Home Depot employee loves volunteering

Published 12:00 pm Friday, April 15, 2016

Iris Surrette has been involved with a variety of nonprofits and projects in the area, thanks to her job with Home Depot.

The 33-year-old Water Valley resident is a full-time pro-sales supervisor with Home Depot and is over contractor sales and builders, which she calls “interesting,” but it’s her efforts coordinating volunteers and funneling donations for local nonprofits that make the job super rewarding.

“We do have a lot of people approach us when they need help, wondering if maybe we can donate supplies or donate people to help them,” she said. “We do have a certain amount that we are allowed money-wise every quarter, and as far as manpower, it just depends on how busy we are. So, we take it on a case-by-case basis on how much we can actually do for them.”

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In her 10 years with the company, she has worked on a lot of projects, but a few stick out for her. One was a partnership with the Yoknapatawpha Arts Council.

“Wayne Andrews approached us a couple of years ago about building mobile museums for an exhibit they had going on,” she said. “It was a huge box on wheels and the artist could decorate the inside of them however they wanted to and people could walk in them. It’s like a show within itself.”

Another project where they were able to be creative was when Lance Reed with Chick-fil-A approached them about Princess Balls and building a bridge in front of the restaurant that was a replica of one in France.

Surrette wound up with the title “Team Depot Captain,” which was a nod to her excitement for volunteering at the store. While she doesn’t have that title anymore, she still takes an active role in projects.

“Just because I love volunteering, getting out and helping, and helping where needed,” she said. “I still try to help where I can and they usually send people to me because I’m a little familiar with everything and how the process works.”

What’s Surrette’s favorite part about it all?

“Just meeting the different people and learning about their life and just helping them and knowing you made some small difference and you were able to help them with something you know they couldn’t do by themself,” she said.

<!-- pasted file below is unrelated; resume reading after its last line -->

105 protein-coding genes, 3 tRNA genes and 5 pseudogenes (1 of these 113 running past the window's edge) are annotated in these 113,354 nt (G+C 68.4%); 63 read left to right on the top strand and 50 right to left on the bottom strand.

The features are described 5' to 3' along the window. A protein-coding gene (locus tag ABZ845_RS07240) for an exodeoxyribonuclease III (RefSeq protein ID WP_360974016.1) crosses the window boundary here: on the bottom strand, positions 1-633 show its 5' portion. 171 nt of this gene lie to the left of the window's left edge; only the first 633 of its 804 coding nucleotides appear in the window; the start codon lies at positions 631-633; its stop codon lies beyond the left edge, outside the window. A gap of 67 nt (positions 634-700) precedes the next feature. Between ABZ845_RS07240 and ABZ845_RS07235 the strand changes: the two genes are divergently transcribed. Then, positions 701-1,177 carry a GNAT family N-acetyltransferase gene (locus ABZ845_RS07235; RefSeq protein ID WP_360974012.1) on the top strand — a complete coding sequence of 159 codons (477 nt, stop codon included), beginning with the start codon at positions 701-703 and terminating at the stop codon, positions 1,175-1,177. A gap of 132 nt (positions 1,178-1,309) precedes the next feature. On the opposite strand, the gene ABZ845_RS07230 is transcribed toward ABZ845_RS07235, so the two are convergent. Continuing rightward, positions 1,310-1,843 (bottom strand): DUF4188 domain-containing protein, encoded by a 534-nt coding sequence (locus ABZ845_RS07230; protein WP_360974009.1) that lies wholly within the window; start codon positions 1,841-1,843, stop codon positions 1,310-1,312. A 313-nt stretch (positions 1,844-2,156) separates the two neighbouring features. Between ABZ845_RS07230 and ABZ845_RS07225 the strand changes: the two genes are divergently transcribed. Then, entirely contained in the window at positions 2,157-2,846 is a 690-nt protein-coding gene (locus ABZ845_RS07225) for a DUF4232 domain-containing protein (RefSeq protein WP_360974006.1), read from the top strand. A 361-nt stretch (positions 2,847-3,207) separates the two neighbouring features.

She did just that at Christmas for one local family that needed help.

“This past Christmas I had seen something on Facebook about a family that was needing a Christmas tree,” she said. “The father had gotten ill and the daughter and children couldn’t afford a tree, so I reached out to my store manager and asked if there was anything we could do. And we were able to donate a Christmas tree and some ornaments.”

Family is important to Surrette, who was adopted while she was younger and grew up in Water Valley. Her children, now 11, 8 and 4, are growing up in the same schools she did. One work project brought her to Davidson Elementary in Water Valley last summer to landscape, plant trees and clean up flower beds. It wound up being her favorite project.

“I went to elementary school there back then, I have two sons there, with one about to leave and another coming up in it,” she said. “And just helping down there beautify it is something that they can see every day and my kids can say, ‘hey, my mom helped do that.’ And my oldest son even came out and helped as well on his summer break.”

Another school project took them to Della Davidson in Oxford where they planted trees and bushes in the snow.

“That was fun,” she said. “It was really nice. The teachers had hot chocolate and snacks.”

Surrette also has helped the Gordon Center in Abbeville secure new doors and a grant and helped the Cedar Guild receive materials.

While projects in education are meaningful to the soccer mom who also has children in chess, Boy Scouts and T-ball, she said she especially looks forward to working with YAC.

“It’s nice because their projects take more of an artistic approach than just here’s some wood and nails and go build something,” she said. “You have to be creative with it, so I do like that.”